ON ITS FACE, the financial plan unveiled last week by Metro's board of completing the subway and operating it and the buses seems sound. But the figures are staggering. The total bill for construction the full subway system has leaped to somewhere between $6.7 billion and $6.9 billion. The operating deficit for the subway and bus system in 1990 has been projected at $329 million annually.
We do not intend to get into the details here of how the board hopes to raise that kind of money. At a minimum, new taxes will be required in all local jurisdictions, and substantial changes will be needed in the way the federal government has looked at Metro recently. But in thinking about those new figures, it is making an assumption that the cost of living will increase at the rate of 6.11 percent every year. In other words, that 1990 operating deficit is $172 million in 1978 dollars, not $329 million.
What is most encouraging about the plan is the response it has received from Secretary of Transportation Brock Adams and, apparently, the White House. Secretary Adams had been leaning heavily on local officials to produce just such a proposal. Once they did, he reacted quickly and favorably to its general format, if not to all its details. The full support of the administration will be needed if so ambitious an undertaking is to be approved on Capitol Hill and in Richmond and Annapolis, not to mention in Arlington, Alexandria, Fairfax, Montgomery and Prince George's and at the District Building.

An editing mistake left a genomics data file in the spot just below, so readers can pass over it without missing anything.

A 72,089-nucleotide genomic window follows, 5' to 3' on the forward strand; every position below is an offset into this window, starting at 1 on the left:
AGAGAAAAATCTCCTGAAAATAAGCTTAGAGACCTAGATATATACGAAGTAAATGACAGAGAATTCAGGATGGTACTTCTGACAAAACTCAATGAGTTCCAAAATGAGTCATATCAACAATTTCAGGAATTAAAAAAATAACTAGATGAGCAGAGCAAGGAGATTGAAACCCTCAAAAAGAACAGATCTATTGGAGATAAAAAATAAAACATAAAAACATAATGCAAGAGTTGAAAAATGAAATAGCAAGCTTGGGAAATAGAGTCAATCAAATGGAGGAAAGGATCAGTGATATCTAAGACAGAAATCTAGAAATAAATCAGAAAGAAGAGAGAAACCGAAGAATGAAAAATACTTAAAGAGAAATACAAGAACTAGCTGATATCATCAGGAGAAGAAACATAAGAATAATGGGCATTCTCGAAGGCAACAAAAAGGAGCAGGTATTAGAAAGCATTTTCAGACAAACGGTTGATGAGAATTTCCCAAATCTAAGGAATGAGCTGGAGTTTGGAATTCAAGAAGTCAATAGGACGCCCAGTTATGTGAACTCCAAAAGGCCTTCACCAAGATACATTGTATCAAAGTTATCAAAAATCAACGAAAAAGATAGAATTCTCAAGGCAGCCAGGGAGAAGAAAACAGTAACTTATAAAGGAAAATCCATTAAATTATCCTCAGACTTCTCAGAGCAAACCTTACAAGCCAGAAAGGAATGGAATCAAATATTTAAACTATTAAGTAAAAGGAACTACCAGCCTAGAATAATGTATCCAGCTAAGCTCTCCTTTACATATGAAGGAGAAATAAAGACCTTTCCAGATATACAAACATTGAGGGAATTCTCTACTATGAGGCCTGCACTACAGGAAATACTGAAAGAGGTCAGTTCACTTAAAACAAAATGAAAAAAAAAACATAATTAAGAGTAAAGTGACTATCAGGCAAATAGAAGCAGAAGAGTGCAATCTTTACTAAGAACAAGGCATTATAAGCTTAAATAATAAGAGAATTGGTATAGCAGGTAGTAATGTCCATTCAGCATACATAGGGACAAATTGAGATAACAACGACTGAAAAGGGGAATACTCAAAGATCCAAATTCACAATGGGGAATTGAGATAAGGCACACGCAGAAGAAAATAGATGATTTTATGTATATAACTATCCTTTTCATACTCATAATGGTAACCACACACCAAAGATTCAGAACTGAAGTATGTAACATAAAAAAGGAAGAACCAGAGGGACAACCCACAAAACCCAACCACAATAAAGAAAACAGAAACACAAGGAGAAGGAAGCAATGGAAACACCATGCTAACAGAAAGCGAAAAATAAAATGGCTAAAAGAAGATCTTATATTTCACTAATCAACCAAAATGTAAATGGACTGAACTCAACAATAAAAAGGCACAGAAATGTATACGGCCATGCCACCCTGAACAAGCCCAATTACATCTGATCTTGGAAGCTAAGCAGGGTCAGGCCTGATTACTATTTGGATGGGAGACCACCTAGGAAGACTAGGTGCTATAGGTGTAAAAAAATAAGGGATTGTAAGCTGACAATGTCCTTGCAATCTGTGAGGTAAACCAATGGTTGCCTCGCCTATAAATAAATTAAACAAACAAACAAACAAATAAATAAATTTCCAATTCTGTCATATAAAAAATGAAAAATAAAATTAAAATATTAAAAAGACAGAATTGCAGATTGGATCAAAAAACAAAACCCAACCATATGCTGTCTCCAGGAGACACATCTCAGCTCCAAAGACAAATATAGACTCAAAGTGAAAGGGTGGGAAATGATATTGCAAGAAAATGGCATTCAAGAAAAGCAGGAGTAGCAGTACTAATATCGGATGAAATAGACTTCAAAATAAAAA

The most important aspect of the plan is that it lays out in great detail the options that are still open to the metropolitan area. The costs of finishing a superior public transportation system are huge. But so are the costs, especially in social and environmental terms, of not finishing it. That will have to be weighed by public officials and voters throughout the area, as will the possible ways in which additional money can be raised.
In fact, the area is confronted with a situation much like the one it faced a decade ago when Metro was born. All the principal local jurisdictions, as well as two state governments and Congress, must agree before this plan can go forward. Because of the size of the financial commitments involved, each jurisdiction will want to give it, and the alternatives, careful consideration. We suspect that when each does, it will decide that this proposal, or some variation quite close to it, is the best course to follow. But we, too, want to reserve final judgment until we have had an opportunity to study the plan in great detail.